Smithwick Tribunal, British Agents, RUC Murders

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    theirishobserver.posted 4 years ago

    Smithwick Tribunal, Sinn Fein, Provisional IRA, RUC Murders

    The Smithwick Tribunal
    The Smithwick Tribunal of Inquiry into suggestions that members of An Garda Síochána or other employees of the State colluded in the fatal shootings of RUC Chief Superintendent Harry Breen and RUC Superintendent Robert Buchanan on the 20th March, 1989, was established by Resolutions passed by Dail Eireann and Seanad Eireann on the 23rd and 24th March 2005 respectively, and by Instrument entitled Tribunals of Inquiry Evidence Act 1921 (Establishment of Tribunal) Instrument 2005.
    The Smithwick Tribunal is operating on the premise that Harry Breen and Robert Buchanan were executed by the Provisional IRA because they were RUC officers, this is not correct. Harry Breen and Robert Buchanan were executed by the Provisional IRA as both officers lead the British Team that executed 8 IRA volunteers at Loughgall on the 7th of May 1987, including IRA Commanders Jim Lynagh and Patrick Kelly. Harry Breen, Robert Buchanan, a Senior M15 Officer and SAS Commander were the lead team tasked with taking out the East Tyrone IRA Team at Loughgall.
    The Loughgall informer remains alive and well in Monaghan Town, while the identity of the Loughgall informer has been known to the IRA in Monaghan for many years, the republican movement in Monaghan decided that his execution would not be in the political interests of Sinn Fein and so the Loughgall informer has simply been side-lined in Monaghan.
    Both Harry Breen and Robert Buchanan were present at the RUC forensic Lab in Belfast, three weeks before the Loughgall executions when an SAS unit used the firing range below the Forensic Lab to test fire weapons similar to those that would be used by the PIRA unit at Loughgall. On the night that the SAS Team test fired these weapons, the weapons were signed in and out of the firing range in the normal fashion, so records do exist. The reason the SAS Team test fired similar weapons to those that would be used by the IRA unit at Loughgall was so that the SAS Team could distinguish between friendly and enemy fire on the night of the Loughgall executions. The SAS Team and their back up units were instructed to execute everyone in the kill zone as soon as the IRA Team opened fire on the unmanned RUC station. The IRA Team Modus Operandi was to open fire in an act of bravado to intimidate the local Protestant community.
    Information about RUC officers travelling to and from Garda Stations in the Republic had been known to the IRA for many years, in the weeks running up to the Loughgall executions Jim Lynagh had placed one of his men close to a Garda station to monitor such activity. However, the IRA did not kill nor intend to kill every RUC officer that they had intelligence about, it was much more important to the IRA to watch, monitor and act only where desirable. Harry Breen and Robert Buchanan had been on the IRA books for a long time before they were executed; it was only when the full involvement of Breen and Buchanan in relation to the Loughgall executions was established that they became targets of interest to the IRA. The executions of Harry Breen and Robert Buchanan were specifically sanctioned by Kevin McKenna and Thomas Slab Murphy, the IRA unit who carried out the executions operated directly under the orders of Thomas Slab Murphy.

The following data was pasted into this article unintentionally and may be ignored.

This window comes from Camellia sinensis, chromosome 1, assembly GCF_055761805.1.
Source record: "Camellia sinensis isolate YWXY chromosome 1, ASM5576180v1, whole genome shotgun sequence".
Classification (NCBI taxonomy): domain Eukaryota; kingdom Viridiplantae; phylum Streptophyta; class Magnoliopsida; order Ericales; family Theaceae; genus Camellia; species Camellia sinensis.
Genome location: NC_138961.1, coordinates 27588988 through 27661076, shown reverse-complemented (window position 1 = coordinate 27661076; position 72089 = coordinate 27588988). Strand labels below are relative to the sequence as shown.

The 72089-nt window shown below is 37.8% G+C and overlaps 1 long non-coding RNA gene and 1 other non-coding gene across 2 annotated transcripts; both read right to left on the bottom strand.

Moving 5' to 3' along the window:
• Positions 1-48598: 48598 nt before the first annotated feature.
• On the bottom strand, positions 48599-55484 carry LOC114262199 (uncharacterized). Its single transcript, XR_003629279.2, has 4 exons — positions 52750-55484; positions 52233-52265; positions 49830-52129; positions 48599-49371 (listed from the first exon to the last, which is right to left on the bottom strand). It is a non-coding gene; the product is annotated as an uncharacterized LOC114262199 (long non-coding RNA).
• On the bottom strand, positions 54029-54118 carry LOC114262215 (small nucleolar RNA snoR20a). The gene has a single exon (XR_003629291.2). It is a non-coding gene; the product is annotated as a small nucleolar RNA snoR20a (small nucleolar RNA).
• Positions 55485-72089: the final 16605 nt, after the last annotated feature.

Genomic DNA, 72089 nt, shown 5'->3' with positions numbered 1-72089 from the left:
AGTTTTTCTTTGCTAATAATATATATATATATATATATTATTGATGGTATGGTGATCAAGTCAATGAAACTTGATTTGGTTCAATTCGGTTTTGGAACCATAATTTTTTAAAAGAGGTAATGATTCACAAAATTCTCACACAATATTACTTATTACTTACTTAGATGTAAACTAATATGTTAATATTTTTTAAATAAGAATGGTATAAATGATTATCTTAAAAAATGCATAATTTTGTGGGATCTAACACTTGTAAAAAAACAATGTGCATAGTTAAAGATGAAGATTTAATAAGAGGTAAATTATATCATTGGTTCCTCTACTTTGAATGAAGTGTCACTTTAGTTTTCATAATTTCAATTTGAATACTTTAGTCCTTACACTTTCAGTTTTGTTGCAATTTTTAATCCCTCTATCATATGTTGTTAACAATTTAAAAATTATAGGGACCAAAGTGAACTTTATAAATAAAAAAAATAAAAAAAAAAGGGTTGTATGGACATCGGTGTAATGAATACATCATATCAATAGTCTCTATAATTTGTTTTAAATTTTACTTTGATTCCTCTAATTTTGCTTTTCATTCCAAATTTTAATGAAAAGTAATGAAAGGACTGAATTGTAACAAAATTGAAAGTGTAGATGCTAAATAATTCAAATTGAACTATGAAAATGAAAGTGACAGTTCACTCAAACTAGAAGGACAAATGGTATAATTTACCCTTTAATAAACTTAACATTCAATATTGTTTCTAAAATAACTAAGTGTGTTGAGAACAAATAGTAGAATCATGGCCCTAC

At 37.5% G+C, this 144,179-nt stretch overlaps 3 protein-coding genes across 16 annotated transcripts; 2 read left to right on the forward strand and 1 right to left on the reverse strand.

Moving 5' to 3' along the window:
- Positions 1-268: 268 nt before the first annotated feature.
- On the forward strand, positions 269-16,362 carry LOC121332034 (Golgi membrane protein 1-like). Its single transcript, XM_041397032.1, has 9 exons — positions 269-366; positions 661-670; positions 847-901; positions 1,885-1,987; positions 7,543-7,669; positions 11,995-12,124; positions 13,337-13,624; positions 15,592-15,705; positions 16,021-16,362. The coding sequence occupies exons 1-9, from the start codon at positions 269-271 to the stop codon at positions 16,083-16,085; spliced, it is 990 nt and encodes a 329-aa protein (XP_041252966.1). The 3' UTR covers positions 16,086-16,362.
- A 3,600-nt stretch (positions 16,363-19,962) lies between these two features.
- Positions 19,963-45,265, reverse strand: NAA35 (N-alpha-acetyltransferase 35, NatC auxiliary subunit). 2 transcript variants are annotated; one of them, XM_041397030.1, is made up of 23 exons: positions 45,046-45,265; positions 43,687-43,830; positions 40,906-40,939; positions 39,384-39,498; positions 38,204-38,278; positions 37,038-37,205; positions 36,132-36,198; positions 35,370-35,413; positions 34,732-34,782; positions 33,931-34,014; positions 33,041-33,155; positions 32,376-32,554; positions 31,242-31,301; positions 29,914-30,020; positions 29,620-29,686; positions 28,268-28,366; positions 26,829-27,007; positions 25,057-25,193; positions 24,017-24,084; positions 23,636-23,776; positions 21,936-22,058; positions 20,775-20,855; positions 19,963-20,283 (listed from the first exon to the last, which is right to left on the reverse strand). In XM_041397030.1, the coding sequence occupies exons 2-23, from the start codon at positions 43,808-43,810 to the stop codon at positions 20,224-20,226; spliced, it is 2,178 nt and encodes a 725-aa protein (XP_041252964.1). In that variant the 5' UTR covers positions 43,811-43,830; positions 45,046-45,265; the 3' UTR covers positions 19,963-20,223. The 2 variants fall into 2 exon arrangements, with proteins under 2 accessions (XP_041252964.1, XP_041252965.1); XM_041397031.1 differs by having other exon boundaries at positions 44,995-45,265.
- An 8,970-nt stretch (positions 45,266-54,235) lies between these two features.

The question for the Smithwick Tribunal is whether a Garda/Gardai assisted the IRA in the executions of Harry Breen and Robert Buchanan. The answer is simply no; the IRA unit who carried out the executions of Breen and Buchanan were never going to ‘act’ directly on information provided to them by a state agent. This is not to say that the IRA never received information from members of the Gardai and Freestate Army, because they did, however, no IRA commander was ever going to take a unit out on active service on information provided about an immediate operation.
    Over the years some Gardai and Freestate soldiers did provide information to the IRA, this information would have been about border patrols, tip offs about raids, location of armoury within an army barracks and so forth, however, it is highly unlikely that any IRA commander is going to put an operation into place purely on information provided by a Garda/Freestate soldier.
    Garda stations, particularly in border areas were constantly monitored by the IRA, car details were noted and logged, the registrations and details of these cars would be compared with information gathered by IRA members/supporters in counties Tyrone, Armagh and Fermanagh.
    When Michael McKevitt (Real IRA/serving 20 years) told the Smithwick Tribunal that he had never received a tip-off from a Garda about an imminent raid on his home, McKevitt was most likely lying, as this is the type of information that would have been available to the IRA from certain Gardaí. However, it is likely that those engaged in the IRA operation that executed Breen and Buchanan, and who have told the Smithwick Tribunal that the Gardai did not provide the information that lead to the execution of Breen and Buchanan, were telling the truth.
    It is being alleged at the Smithwick Tribunal that Garda Corrigan also told the IRA that Tom Oliver was a Garda Informer, the fact that Dundalk was riddled with informers; one would have to wonder why Tom Oliver would be singled out, particularly when it is claimed by those who knew Tom Oliver that he was never an informer.